Accretion-induced spin-wandering effects on the neutron star in Scorpius X-1: Implications for continuous gravitational wave searches

Phys. Rev. D 97, 043016 (2018)

12.

G. D. Meadors, B. Krishnan, M. A. Papa, J. T. Whelan, Y. Zhang

Resampling to accelerate cross-correlation searches for continuous gravitational waves from binary systems

Phys. Rev. D 97, 044017 (2018)

13.

J. Ming, M. A. Papa, B. Krishnan, R. Prix, C. Beer, S. J. Zhu, H.-B. Eggenstein, O. Bock, B. Machenschalk

Optimally setting up directed searches for continuous gravitational waves in Advanced LIGO O1 data

Phys. Rev. D 97, 024051 (2018)

14.

S. J. Zhu, M. A. Papa, S. Walsh

A new veto for continuous gravitational wave searches

Phys. Rev. D 96, 124007 (2017)

15.

The LIGO Scientific Collaboration and the Virgo Collaboration

First low-frequency Einstein@Home all-sky search for continuous gravitational waves in Advanced LIGO data

Phys. Rev. D 96, 122004 (2017)

16.

A. Singh, M. A. Papa, H.-B. Eggenstein, S. Walsh

An adaptive clustering procedure for continuous gravitational wave searches

Phys. Rev. D 96, 082003 (2017)

17.

G. Ashton, R. Prix, D. I. Jones

Statistical characterization of pulsar glitches and their potential impact on searches for continuous gravitational waves

Phys. Rev. D 96, 063004 (2017)

18.

LIGO Scientific Collaboration and Virgo Collaboration

All-sky search for periodic gravitational waves in the O1 LIGO data

Phys. Rev. D 96, 062002 (2017)

19.

D. I. Jones, G. Ashton, and R. Prix

Implications of the Occurrence of Glitches in Pulsar Free Precession Candidates

Phys.Rev.Lett. 118 (2017) no.26, 261101

20.

Grant David Meadors, Evan Goetz, Keith Riles, Teviet Creighton, Florent Robinet

Searches for continuous gravitational waves from Scorpius X-1 and XTE J1751-305 in LIGO's sixth science run

Phys. Rev. D 95, 042005 (2017)

21.

Avneet Singh

Gravitational wave transient signal emission via Ekman pumping in neutron stars during post-glitch relaxation phase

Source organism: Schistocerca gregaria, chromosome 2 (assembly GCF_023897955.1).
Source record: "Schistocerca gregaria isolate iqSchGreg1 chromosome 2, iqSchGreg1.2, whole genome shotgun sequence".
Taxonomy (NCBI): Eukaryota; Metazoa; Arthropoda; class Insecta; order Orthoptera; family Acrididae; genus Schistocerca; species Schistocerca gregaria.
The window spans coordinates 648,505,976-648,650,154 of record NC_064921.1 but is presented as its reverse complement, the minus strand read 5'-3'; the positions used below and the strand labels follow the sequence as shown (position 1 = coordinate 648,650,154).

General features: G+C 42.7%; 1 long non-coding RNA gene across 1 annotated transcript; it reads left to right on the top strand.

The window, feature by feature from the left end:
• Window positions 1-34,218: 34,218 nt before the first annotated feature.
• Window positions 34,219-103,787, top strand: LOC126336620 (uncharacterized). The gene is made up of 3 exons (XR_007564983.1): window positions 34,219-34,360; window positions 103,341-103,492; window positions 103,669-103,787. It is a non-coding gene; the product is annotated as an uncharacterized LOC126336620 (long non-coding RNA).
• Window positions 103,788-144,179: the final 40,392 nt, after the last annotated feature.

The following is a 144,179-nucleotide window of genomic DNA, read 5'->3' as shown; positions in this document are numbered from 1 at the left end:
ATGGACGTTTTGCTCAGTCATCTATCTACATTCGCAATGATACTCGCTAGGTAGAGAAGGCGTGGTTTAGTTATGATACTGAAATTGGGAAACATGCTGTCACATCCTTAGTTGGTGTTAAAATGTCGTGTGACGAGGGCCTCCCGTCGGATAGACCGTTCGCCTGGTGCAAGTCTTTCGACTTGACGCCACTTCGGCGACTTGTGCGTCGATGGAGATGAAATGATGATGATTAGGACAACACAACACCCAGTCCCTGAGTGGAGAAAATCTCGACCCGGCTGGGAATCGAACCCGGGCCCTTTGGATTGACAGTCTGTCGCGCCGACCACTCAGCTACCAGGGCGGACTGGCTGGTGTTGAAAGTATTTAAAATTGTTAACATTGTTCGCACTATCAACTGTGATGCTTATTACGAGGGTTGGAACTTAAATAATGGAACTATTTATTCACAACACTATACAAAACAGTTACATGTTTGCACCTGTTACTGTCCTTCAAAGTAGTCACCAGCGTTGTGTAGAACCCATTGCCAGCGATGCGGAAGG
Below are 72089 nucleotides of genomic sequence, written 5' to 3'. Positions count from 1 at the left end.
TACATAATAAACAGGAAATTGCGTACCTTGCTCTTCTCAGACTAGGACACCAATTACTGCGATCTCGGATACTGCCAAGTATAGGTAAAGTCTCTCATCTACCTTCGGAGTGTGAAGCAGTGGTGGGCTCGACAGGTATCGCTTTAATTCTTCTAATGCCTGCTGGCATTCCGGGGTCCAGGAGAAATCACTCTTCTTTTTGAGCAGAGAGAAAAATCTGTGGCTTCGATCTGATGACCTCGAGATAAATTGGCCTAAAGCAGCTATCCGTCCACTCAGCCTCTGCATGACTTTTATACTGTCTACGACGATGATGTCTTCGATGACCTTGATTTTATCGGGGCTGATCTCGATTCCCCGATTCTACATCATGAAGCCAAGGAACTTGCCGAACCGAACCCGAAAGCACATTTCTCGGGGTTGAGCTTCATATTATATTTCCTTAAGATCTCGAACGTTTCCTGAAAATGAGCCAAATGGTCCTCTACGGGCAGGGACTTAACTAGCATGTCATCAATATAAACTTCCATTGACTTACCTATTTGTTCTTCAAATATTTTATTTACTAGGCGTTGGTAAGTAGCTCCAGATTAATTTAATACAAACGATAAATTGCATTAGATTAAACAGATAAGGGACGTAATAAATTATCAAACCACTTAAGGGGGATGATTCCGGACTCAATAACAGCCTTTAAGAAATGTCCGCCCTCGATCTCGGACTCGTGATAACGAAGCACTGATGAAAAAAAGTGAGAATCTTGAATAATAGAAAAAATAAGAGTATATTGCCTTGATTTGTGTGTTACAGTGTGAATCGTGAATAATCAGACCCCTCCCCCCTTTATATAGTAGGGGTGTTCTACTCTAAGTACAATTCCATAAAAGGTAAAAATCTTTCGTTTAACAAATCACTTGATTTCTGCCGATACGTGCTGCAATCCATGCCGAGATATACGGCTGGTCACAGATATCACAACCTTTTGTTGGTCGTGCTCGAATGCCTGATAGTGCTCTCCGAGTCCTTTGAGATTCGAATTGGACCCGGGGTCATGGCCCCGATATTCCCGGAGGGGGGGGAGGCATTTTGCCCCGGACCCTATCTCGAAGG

Phys. Rev. D 95, 024022 (2017)

22.

G. Ashton, D. I. Jones, and R. Prix

On the free-precession candidate PSR B1828-11: Evidence for increasing deformation

Mon Not R Astron Soc (2017) 467 (1): 164-178

23.

M.A. Papa et al.

Hierarchical follow-up of sub-threshold candidates of an all-sky Einstein@home search for continuous gravitational waves on LIGO S6 data

Phys. Rev. D 94, 122006 (2016)

24.

Karl Wette

Empirically extending the range of validity of parameter-space metrics for all-sky searches for gravitational-wave pulsars

Phys. Rev. D 94, 122002 (2016)

25.

Sinead Walsh et al.

A comparison of methods for the detection of gravitational waves from unknown neutron stars

Phys. Rev. D 94, 124010 (2016)

26.

LIGO Scientific Collaboration

Results of the deepest all-sky survey for continuous gravitational waves on LIGO S6 data running on the Einstein at Home volunteer distributed computing project

Phys. Rev. D 94, 102002 (2016)

27.

Sylvia J. Zhu et al.

Results of the deepest Einstein@Home search for continuous gravitational waves from CasA from the S6 LIGO Science Run

Phys. Rev. D 94, 082008 (2016)

28.

Avneet Singh et al.

Results of an all-sky high-frequency Einstein@Home search for continuous gravitational waves in LIGO 5th Science Run

Phys. Rev. D 94, 064061 (2016)

29.

Grant David Meadors, Evan Goetz, and Keith Riles

Tuning into Scorpius X-1: adapting a continuous gravitational-wave search for a known binary system

Class. Quantum Grav. 33 (2016)

30.

David Keitel

Robust semicoherent searches for continuous gravitational waves with noise and signal models including hours to days long transients

Phys. Rev. D 93, 084024 (2016)

31.

Jing Ming, Badri Krishnan, Maria Alessandra Papa, Carsten Aulbert, and Henning Fehrmann

Optimal directed searches for continuous gravitational waves

Phys. Rev. D 93, 064011 (2016)

32.

Miroslav Shaltev

Optimizing StackSlide setup and data selection for continuous-gravitational-wave searches in realistic detector data

Phys. Rev. D 93, 044058 (2016)

33.

G. Ashton, D. I. Jones, and R. Prix

Comparing models of the periodic variations in spin-down and beamwidth for PSR B1828-11

Mon Not R Astron Soc (2016) 458 (1): 881-899